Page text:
WinVNC 3.3.3r9 Memory Leak

Steve Daly list "at"
Mon, 14 Jan 2002 11:47:48 +0000

I think I've found a memory leak with WinVNC 3.3.3r9 (and some earlier
versions) when running on clean Windows 95 installations.

I look after a number of Win95 machines running control system applications.
They need to run for many months unattended, which they generally manage
without problems, but recently I have been noticing that some of them were
failing with "out of disk space" errors caused by excessive swap-file usage
(over 1Gb swapfile on many occasions).  Running a process viewer showed that
WinVNC had huge amounts of memory allocated to it (proportional to machine
uptime). I had a browse through the vnc-list and found a couple of references
to the problem, but nothing definite regarding the cause.

Using memory viewers I found that WinVNC leaks 256 bytes every 5 seconds when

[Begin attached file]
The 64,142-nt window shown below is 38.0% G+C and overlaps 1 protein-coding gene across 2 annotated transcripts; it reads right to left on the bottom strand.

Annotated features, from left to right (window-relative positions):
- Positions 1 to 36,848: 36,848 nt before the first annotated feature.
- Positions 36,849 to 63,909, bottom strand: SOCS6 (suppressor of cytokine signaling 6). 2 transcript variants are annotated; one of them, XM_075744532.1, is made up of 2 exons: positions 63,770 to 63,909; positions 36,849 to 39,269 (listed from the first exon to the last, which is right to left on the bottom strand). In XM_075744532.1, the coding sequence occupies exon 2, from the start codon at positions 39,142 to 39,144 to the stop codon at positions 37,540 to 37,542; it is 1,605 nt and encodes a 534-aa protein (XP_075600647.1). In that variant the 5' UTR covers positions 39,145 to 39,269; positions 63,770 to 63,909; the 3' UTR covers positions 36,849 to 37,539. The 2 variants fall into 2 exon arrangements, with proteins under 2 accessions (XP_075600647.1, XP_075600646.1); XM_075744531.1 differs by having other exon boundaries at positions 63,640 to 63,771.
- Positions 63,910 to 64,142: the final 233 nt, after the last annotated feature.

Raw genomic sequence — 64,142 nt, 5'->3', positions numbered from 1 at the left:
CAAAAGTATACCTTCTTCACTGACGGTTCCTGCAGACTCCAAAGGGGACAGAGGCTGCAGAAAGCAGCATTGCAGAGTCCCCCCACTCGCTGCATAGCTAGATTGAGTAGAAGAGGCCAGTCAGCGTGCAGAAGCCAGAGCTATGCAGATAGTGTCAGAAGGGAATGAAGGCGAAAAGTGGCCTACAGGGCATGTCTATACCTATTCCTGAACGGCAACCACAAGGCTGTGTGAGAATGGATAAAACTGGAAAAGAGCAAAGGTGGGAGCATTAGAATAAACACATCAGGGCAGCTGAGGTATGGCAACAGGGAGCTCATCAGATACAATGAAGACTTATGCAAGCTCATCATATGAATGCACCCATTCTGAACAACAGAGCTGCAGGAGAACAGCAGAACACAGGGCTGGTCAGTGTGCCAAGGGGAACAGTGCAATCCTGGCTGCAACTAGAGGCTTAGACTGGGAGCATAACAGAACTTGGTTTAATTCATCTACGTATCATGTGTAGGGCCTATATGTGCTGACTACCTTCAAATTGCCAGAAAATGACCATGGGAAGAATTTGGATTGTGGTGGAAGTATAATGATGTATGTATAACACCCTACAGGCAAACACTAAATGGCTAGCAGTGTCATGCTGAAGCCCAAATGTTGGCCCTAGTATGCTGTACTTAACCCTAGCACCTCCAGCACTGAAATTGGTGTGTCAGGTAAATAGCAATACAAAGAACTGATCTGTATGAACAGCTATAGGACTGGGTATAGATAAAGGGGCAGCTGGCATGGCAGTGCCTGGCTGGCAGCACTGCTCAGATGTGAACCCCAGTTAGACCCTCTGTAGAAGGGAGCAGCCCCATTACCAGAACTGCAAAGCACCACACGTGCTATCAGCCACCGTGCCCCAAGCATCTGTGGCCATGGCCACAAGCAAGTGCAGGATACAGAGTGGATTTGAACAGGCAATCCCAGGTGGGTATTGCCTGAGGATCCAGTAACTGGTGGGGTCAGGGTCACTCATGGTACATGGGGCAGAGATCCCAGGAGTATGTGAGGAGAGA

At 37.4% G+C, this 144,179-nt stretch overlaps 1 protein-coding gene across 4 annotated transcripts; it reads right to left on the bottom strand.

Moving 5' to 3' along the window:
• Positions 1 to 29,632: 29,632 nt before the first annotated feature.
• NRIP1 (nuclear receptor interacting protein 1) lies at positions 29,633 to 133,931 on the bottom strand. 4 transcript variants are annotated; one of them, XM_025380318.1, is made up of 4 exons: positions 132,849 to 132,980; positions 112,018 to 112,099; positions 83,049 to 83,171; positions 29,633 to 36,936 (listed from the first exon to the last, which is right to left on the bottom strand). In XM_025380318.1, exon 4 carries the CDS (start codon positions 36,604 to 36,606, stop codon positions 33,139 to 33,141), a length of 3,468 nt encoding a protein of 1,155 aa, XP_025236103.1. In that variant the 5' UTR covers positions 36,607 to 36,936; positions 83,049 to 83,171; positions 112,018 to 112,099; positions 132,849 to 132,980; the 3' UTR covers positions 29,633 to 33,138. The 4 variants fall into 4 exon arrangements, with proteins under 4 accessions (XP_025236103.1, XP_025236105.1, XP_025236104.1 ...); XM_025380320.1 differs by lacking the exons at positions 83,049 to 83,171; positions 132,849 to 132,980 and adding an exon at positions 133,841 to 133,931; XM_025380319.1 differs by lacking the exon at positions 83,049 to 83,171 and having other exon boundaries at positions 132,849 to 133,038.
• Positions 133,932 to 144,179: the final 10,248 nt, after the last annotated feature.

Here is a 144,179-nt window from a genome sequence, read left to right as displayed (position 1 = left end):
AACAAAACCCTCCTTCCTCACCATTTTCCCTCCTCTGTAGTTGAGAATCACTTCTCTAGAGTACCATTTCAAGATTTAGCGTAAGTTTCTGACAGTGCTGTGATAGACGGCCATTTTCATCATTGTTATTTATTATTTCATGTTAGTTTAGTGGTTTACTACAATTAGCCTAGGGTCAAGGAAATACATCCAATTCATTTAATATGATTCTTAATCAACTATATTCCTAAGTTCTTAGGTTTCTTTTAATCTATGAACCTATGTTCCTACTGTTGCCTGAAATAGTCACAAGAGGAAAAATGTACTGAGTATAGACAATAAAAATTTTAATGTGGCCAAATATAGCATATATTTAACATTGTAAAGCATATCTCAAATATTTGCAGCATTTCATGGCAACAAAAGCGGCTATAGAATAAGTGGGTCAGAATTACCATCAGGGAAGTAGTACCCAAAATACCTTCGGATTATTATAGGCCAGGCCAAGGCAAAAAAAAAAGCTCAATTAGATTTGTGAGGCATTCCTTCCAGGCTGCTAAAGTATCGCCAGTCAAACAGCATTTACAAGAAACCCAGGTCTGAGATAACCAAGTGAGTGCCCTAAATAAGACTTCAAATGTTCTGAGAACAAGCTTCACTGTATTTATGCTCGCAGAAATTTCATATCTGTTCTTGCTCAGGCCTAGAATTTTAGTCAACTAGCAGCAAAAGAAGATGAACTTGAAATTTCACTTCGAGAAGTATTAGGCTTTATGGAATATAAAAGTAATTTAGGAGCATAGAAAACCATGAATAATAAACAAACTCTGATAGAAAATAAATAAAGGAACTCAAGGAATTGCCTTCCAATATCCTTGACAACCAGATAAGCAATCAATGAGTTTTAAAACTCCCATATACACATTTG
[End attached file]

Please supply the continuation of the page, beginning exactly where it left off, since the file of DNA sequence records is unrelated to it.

running on Win95 (Win98 and NT4.SP6 are OK).  In each case, the 256 byte block
contains some unidentified bytes, and an ascii string containing the machine
hostname.  Looking at the source, I guessed that this is a problem with the
gethostname() call in GetIPAddrString() in vncMenu.cpp, which updates the
systray icon and the associated tooltip containing the machine IP address
every 5 seconds.  Browsing the newsgroups it seems that the winsock
gethostname() call is known to leak memory in Winsock 1.1 (as supplied with
all releases of Win95).  Sure enough, installing the MS WinSock2 upgrade stops
the memory leak.

A workaround for Win95 use is to install the Winsock2 Upgrade.
It would obviously be better to modify WinVNC so that it will work on all
Winsock versions without leaking memory.  I don't know the application history
well enough to know the best way to proceed, but I see that the 5-second
calling of gethostname() was added in 3.3.2r7 to detect dynamic IP changes.
It's possible that we could cache the hostname once (which hopefully won't
change, even though the IP address may do), but this is assuming that the
gethostbyname() call that resolves the IP doesn't leak at all.  There may of
course be an alternative call to replace gethostname() (maybe a registry
lookup) which will not leak.

Once I've managed to clear enough disk space to install Visual C++ again I
will have a play with this and see what I can come up with.

Any comments on the vailidity of caching the hostname would be appreciated


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